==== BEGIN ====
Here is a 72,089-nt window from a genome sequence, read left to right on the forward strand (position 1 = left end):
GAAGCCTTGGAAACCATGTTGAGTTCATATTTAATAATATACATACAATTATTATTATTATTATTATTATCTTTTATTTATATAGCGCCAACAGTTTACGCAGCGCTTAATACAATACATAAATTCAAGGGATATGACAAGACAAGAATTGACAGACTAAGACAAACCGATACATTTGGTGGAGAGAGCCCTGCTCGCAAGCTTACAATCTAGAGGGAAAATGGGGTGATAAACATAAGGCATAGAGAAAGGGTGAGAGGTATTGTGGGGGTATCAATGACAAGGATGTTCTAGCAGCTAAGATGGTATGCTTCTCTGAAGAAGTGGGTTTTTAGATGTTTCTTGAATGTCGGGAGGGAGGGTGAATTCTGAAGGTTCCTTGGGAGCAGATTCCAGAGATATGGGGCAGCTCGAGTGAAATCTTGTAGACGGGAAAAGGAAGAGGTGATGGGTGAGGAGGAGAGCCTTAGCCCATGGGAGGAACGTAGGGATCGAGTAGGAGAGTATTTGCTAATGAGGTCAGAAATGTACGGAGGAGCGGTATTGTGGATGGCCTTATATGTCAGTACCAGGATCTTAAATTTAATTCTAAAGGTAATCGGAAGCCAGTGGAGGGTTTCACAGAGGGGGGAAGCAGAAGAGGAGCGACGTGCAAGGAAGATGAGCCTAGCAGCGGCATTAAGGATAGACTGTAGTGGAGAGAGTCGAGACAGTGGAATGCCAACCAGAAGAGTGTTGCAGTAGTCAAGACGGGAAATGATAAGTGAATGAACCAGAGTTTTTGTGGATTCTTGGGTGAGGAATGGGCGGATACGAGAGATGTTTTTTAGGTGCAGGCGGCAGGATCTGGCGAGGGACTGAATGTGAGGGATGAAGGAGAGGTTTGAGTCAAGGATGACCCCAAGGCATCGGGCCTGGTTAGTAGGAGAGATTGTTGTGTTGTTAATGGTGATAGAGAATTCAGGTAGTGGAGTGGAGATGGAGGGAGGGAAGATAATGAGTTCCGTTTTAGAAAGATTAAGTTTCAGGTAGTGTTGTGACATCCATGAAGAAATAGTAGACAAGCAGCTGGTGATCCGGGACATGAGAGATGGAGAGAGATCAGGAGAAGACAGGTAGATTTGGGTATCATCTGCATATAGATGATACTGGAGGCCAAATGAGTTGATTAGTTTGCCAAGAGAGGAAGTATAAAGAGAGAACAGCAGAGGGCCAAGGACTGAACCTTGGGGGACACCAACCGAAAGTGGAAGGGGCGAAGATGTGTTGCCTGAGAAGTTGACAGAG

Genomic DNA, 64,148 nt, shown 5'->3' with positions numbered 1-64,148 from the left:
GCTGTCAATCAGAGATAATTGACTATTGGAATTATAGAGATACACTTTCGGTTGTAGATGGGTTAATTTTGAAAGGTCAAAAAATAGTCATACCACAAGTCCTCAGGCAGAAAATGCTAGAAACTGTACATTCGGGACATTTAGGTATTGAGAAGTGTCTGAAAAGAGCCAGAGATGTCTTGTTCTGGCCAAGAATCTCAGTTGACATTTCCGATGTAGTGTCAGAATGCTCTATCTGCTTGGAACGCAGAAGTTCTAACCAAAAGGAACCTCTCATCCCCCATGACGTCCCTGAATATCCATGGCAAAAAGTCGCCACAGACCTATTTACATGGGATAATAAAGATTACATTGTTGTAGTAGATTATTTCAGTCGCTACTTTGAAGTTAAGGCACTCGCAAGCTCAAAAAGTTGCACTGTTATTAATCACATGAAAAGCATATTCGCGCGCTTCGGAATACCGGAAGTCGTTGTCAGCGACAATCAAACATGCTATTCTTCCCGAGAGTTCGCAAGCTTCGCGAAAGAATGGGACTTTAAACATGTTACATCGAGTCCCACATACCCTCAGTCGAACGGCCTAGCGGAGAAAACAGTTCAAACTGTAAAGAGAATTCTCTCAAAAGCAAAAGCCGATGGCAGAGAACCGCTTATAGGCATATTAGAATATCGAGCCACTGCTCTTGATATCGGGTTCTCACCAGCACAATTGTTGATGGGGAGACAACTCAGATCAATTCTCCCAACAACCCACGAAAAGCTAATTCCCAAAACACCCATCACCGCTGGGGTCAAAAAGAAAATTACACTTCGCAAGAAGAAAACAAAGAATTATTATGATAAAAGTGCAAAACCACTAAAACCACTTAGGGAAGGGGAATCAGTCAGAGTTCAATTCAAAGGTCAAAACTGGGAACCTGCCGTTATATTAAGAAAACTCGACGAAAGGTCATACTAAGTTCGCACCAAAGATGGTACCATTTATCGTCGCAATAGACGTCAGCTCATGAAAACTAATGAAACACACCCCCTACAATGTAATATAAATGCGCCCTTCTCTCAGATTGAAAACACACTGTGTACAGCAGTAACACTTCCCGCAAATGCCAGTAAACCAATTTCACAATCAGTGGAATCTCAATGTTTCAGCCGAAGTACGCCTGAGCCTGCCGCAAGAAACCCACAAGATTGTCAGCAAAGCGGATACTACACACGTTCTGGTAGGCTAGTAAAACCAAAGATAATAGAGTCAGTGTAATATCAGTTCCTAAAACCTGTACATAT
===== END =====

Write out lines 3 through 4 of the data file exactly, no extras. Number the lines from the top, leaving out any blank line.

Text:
Genomic DNA, 64,148 nt, shown 5'->3' with positions numbered 1-64,148 from the left:
GCTGTCAATCAGAGATAATTGACTATTGGAATTATAGAGATACACTTTCGGTTGTAGATGGGTTAATTTTGAAAGGTCAAAAAATAGTCATACCACAAGTCCTCAGGCAGAAAATGCTAGAAACTGTACATTCGGGACATTTAGGTATTGAGAAGTGTCTGAAAAGAGCCAGAGATGTCTTGTTCTGGCCAAGAATCTCAGTTGACATTTCCGATGTAGTGTCAGAATGCTCTATCTGCTTGGAACGCAGAAGTTCTAACCAAAAGGAACCTCTCATCCCCCATGACGTCCCTGAATATCCATGGCAAAAAGTCGCCACAGACCTATTTACATGGGATAATAAAGATTACATTGTTGTAGTAGATTATTTCAGTCGCTACTTTGAAGTTAAGGCACTCGCAAGCTCAAAAAGTTGCACTGTTATTAATCACATGAAAAGCATATTCGCGCGCTTCGGAATACCGGAAGTCGTTGTCAGCGACAATCAAACATGCTATTCTTCCCGAGAGTTCGCAAGCTTCGCGAAAGAATGGGACTTTAAACATGTTACATCGAGTCCCACATACCCTCAGTCGAACGGCCTAGCGGAGAAAACAGTTCAAACTGTAAAGAGAATTCTCTCAAAAGCAAAAGCCGATGGCAGAGAACCGCTTATAGGCATATTAGAATATCGAGCCACTGCTCTTGATATCGGGTTCTCACCAGCACAATTGTTGATGGGGAGACAACTCAGATCAATTCTCCCAACAACCCACGAAAAGCTAATTCCCAAAACACCCATCACCGCTGGGGTCAAAAAGAAAATTACACTTCGCAAGAAGAAAACAAAGAATTATTATGATAAAAGTGCAAAACCACTAAAACCACTTAGGGAAGGGGAATCAGTCAGAGTTCAATTCAAAGGTCAAAACTGGGAACCTGCCGTTATATTAAGAAAACTCGACGAAAGGTCATACTAAGTTCGCACCAAAGATGGTACCATTTATCGTCGCAATAGACGTCAGCTCATGAAAACTAATGAAACACACCCCCTACAATGTAATATAAATGCGCCCTTCTCTCAGATTGAAAACACACTGTGTACAGCAGTAACACTTCCCGCAAATGCCAGTAAACCAATTTCACAATCAGTGGAATCTCAATGTTTCAGCCGAAGTACGCCTGAGCCTGCCGCAAGAAACCCACAAGATTGTCAGCAAAGCGGATACTACACACGTTCTGGTAGGCTAGTAAAACCAAAGATAATAGAGTCAGTGTAATATCAGTTCCTAAAACCTGTACATAT